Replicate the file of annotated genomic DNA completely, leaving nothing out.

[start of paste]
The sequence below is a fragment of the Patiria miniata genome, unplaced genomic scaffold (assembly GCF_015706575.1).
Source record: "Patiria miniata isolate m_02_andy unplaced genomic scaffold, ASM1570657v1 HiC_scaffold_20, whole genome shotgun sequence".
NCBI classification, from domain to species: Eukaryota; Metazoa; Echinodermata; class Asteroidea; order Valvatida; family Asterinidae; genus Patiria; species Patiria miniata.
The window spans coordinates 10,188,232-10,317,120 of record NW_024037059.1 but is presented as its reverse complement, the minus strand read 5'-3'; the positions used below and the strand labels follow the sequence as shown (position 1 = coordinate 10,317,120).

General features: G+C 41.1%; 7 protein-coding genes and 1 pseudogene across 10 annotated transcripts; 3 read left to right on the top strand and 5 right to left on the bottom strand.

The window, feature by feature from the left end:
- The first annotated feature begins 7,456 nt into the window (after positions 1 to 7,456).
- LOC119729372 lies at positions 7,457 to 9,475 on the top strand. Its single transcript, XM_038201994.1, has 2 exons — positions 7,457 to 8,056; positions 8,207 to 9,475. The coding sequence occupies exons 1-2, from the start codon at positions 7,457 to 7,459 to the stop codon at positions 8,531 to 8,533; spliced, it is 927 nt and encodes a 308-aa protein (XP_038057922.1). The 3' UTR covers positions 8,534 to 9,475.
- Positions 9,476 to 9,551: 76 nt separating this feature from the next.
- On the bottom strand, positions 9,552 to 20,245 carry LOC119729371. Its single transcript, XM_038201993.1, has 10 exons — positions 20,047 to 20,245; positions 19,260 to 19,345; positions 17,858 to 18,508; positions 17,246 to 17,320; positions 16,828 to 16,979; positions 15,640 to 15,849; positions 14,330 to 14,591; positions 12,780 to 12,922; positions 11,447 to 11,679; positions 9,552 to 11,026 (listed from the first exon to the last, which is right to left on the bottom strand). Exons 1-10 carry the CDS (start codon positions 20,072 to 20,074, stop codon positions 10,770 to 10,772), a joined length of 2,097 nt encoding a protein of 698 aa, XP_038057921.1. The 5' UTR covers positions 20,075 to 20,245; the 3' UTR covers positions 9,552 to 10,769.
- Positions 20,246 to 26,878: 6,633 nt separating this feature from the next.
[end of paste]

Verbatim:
The sequence below is a fragment of the Patiria miniata genome, unplaced genomic scaffold (assembly GCF_015706575.1).
Source record: "Patiria miniata isolate m_02_andy unplaced genomic scaffold, ASM1570657v1 HiC_scaffold_20, whole genome shotgun sequence".
NCBI classification, from domain to species: Eukaryota; Metazoa; Echinodermata; class Asteroidea; order Valvatida; family Asterinidae; genus Patiria; species Patiria miniata.
The window spans coordinates 10,188,232-10,317,120 of record NW_024037059.1 but is presented as its reverse complement, the minus strand read 5'-3'; the positions used below and the strand labels follow the sequence as shown (position 1 = coordinate 10,317,120).

General features: G+C 41.1%; 7 protein-coding genes and 1 pseudogene across 10 annotated transcripts; 3 read left to right on the top strand and 5 right to left on the bottom strand.

The window, feature by feature from the left end:
- The first annotated feature begins 7,456 nt into the window (after positions 1 to 7,456).
- LOC119729372 lies at positions 7,457 to 9,475 on the top strand. Its single transcript, XM_038201994.1, has 2 exons — positions 7,457 to 8,056; positions 8,207 to 9,475. The coding sequence occupies exons 1-2, from the start codon at positions 7,457 to 7,459 to the stop codon at positions 8,531 to 8,533; spliced, it is 927 nt and encodes a 308-aa protein (XP_038057922.1). The 3' UTR covers positions 8,534 to 9,475.
- Positions 9,476 to 9,551: 76 nt separating this feature from the next.
- On the bottom strand, positions 9,552 to 20,245 carry LOC119729371. Its single transcript, XM_038201993.1, has 10 exons — positions 20,047 to 20,245; positions 19,260 to 19,345; positions 17,858 to 18,508; positions 17,246 to 17,320; positions 16,828 to 16,979; positions 15,640 to 15,849; positions 14,330 to 14,591; positions 12,780 to 12,922; positions 11,447 to 11,679; positions 9,552 to 11,026 (listed from the first exon to the last, which is right to left on the bottom strand). Exons 1-10 carry the CDS (start codon positions 20,072 to 20,074, stop codon positions 10,770 to 10,772), a joined length of 2,097 nt encoding a protein of 698 aa, XP_038057921.1. The 5' UTR covers positions 20,075 to 20,245; the 3' UTR covers positions 9,552 to 10,769.
- Positions 20,246 to 26,878: 6,633 nt separating this feature from the next.